The applicant was not officially notified of any charges against her until 2005. However, the domestic authorities considered the possibility of committing a crime from the very beginning of the criminal investigation. The police summoned the applicant not only on 16 January 1998, but also five more times in subsequent years to take her further testimony in connection with various episodes of alleged misuse of the company's funds.
She was also twice summoned for the confrontation. The domestic authorities had suspicions against the applicant from the first day of the criminal investigation and throughout the preliminary investigation, although her procedural status of the witness remained.
Whereas, there was a suspicion of the applicant as evidenced in particular by the decision of 16 January 1998 to institute criminal proceedings and that she was interrogated about her involvement from the very beginning of the criminal proceedings and throughout her entire situation, the current situation has influenced the applicant since January 16, 1998. Consequently, the period that must be taken into account began on January 16, 1998, and ended on November 29, 2007, when the Supreme Court rejected her cassation appeal. Thus, the criminal proceedings lasted nine years and 10 months in three instances.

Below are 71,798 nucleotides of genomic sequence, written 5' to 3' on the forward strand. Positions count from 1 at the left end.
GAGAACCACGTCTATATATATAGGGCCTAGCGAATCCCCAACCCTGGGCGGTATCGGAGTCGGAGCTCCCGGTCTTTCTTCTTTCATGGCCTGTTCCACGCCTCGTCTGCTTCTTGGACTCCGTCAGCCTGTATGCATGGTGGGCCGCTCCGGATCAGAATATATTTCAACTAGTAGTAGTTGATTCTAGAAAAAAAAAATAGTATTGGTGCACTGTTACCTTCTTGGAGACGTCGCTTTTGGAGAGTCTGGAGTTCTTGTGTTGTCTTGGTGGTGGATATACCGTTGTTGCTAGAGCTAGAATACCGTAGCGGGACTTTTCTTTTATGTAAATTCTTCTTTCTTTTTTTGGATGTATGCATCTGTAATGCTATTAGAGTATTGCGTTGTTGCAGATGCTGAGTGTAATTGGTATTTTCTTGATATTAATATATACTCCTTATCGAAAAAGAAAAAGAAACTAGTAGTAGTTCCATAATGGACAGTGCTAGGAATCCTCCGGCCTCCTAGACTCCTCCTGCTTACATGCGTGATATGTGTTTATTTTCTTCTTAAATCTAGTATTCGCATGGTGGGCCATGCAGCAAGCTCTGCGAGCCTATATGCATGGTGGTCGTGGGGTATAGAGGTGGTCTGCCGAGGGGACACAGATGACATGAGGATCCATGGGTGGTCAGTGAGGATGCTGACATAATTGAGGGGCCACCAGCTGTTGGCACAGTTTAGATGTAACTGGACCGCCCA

(b) Reasonableness of the duration of the proceedings. It took the authorities of Latvia more than seven years and nine months to complete the preliminary investigation. Serious shortcomings in the investigation were eliminated only after the case was returned three times for additional investigative actions. Precisely because of these shortcomings, which were not resolved in time, the preliminary investigation continued exceptionally long, and not because of the complexity of the case or the participation of many witnesses. There have also been periods of inaction by domestic courts. Although the applicant was not detained at the time of the criminal charges brought against her, charges against her were threatened with imprisonment. In view of the circumstances of the case, the overall length of the criminal proceedings against the applicant was excessive.